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Model Construction for the OPAL Complex


The OPAL complex.

We are creating a comprehensive, adaptable and physically-based three-dimensional (3D) computer model of the human oral, pharyngeal and laryngeal (OPAL) complex, directed toward physiological research and clinical applications. We believe that physical simulations will become increasingly important for medical technology, permitting researchers to estimate quantities such as neuromotor activation levels or internal forces that are difficult to measure in vivo, and allowing clinicians to gauge the outcome of surgical procedures or formulate new treatments altogether. We believe modeling would improve our understanding of the biomechanics of airway collapse and could help in planning or developing treatments. For stroke-induced dysphagia, modeling would help us better understand how the neural-motor control of swallowing is affected by stroke, and could suggest therapies involving the stimulation of alternate neural pathways. Cancer-related surgical deficits arise when the removal of tissue for cancer treatment restricts the ability of patients to chew and swallow; here, simulation could permit better surgical planning and facilitate the design of prostheses. Other uses for our model are anticipated: as a training device, it will offer an immersive virtual environment that permits students to observe both static structures and dynamic behaviors (such as what happens when a particular muscle group is activated).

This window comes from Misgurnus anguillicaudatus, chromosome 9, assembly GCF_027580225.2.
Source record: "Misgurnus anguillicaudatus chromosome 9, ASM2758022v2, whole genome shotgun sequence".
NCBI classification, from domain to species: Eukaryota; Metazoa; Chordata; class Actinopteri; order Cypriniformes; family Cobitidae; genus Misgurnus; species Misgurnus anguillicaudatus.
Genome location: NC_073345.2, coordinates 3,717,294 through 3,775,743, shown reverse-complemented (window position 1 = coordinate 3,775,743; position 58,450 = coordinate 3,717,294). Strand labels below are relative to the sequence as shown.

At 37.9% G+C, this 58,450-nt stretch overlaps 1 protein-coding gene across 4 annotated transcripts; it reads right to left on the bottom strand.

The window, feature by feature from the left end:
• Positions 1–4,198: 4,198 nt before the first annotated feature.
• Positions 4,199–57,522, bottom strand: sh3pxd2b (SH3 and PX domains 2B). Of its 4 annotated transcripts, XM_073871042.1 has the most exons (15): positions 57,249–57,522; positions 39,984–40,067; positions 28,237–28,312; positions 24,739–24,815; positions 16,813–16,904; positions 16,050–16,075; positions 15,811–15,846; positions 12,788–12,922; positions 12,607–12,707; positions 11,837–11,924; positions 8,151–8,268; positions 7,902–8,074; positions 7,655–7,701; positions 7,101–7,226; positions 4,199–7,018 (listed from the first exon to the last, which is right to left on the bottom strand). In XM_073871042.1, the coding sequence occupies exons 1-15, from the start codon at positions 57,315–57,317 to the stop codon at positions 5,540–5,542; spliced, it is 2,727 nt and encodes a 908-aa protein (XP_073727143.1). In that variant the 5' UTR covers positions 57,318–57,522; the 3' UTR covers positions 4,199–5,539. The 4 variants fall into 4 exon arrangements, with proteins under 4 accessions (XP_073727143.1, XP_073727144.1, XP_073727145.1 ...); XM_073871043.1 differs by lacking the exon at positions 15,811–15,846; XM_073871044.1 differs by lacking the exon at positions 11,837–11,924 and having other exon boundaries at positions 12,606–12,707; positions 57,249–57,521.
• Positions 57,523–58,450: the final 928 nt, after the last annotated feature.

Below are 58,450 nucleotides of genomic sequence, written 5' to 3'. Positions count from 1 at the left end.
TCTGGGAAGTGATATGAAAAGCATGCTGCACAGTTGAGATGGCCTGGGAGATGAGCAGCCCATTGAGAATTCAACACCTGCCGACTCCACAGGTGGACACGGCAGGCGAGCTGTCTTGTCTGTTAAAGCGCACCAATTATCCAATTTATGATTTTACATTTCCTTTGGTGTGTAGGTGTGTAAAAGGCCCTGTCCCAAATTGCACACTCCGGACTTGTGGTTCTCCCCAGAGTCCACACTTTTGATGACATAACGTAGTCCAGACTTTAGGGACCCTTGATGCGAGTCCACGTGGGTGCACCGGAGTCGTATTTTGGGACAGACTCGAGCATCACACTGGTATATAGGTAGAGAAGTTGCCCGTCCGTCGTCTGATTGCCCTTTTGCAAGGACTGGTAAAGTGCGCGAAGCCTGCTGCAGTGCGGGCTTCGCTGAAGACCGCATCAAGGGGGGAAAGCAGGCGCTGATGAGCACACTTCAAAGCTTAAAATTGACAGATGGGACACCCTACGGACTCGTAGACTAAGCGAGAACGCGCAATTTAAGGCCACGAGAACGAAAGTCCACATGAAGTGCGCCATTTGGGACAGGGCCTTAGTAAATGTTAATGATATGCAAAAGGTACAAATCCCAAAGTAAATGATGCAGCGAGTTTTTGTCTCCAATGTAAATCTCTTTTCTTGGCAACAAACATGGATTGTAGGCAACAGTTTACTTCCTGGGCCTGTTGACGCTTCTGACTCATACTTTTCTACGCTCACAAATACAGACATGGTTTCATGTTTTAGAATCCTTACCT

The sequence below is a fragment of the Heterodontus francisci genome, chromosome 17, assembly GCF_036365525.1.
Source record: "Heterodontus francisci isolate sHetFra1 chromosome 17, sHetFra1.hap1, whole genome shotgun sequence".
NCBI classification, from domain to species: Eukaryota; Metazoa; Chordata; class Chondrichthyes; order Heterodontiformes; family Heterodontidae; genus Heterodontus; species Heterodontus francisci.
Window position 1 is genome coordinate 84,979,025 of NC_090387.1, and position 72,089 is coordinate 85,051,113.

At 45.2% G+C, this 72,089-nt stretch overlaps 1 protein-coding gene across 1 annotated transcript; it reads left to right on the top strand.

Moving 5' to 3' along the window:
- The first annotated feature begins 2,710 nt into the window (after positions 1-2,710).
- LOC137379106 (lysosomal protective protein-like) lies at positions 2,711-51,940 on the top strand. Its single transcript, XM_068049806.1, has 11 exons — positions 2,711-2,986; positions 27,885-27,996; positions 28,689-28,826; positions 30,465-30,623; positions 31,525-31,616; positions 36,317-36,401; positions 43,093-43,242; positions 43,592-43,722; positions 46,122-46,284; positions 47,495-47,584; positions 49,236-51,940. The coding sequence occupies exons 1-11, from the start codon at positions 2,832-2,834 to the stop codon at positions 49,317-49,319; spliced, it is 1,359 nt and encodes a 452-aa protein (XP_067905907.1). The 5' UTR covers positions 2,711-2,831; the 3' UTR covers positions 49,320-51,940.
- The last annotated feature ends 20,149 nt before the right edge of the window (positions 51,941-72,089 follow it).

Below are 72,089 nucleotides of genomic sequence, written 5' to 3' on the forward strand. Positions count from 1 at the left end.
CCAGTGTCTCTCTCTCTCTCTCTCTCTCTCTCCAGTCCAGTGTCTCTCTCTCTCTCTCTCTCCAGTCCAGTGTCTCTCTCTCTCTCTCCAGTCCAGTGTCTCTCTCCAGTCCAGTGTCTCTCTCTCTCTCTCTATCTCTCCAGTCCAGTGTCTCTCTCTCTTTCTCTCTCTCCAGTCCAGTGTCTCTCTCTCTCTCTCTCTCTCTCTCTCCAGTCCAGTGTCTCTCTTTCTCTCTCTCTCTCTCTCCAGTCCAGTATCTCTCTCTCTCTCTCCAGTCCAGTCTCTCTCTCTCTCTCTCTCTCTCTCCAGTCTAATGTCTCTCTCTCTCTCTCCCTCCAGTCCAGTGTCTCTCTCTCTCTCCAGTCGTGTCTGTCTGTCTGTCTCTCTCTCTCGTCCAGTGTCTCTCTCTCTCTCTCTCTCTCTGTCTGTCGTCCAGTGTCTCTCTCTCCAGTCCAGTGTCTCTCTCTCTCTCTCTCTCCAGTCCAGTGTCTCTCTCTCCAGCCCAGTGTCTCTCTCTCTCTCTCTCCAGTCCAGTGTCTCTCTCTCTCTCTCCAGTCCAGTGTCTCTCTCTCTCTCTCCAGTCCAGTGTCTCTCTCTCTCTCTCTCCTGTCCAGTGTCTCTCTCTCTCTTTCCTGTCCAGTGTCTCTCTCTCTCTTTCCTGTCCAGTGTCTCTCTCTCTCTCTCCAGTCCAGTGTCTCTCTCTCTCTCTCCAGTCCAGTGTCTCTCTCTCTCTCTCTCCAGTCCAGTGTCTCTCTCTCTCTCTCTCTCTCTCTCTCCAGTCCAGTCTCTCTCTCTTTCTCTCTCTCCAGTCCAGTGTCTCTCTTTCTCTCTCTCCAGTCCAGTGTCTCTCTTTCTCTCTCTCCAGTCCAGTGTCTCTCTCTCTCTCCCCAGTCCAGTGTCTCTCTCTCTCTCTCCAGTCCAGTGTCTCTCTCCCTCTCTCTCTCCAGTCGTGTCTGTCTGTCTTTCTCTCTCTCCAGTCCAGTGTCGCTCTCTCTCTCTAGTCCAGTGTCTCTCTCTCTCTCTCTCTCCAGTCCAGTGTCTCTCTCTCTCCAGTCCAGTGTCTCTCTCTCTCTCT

In our modeling efforts, we are developing a generic reference model of the OPAL complex anatomy using a mixture of medical image data and semi-automated segmentation methods. These models will be available to the research and medical communities through the ArtiSynth open-source software platform, providing a tool that can be extended or modified to suit different applications. Much as we have created a dynamic physical model of the jaw-tongue-hyoid model, we will continue to add and refine different components creating a library of upper airway anatomy. In our imaging efforts, we consider how to register reference models to fit specific patients.

3D Segmentation of the Tongue in MRI: A Minimally Interactive Model-Based Approach


Demo video for the proposed segmentation
method.

Static MRI partially resolves soft tissue details of the oropharynx, which are crucial in swallowing and speech studies. However, delineation of tongue tissue remains a challenge due to the lack of definitive boundary features. We propose a real-time, force-based user interaction platform coupled with mesh-to-image registration technique as proposed by Gilles and Pai(2008). The proposed method expands the application of such methodology from musculoskeletal structures to highly deformable soft-tissues, such as the tongue. Both shape and intensity priors are incorporated in the form of a source image volume and its corresponding surface-mesh, which is delineated by a dental expert. The choice of the source dataset is arbitrary. We use a discrete surface mesh representation to deal with the regularity and shape constraints. The overall pipeline of the proposed method is shown below.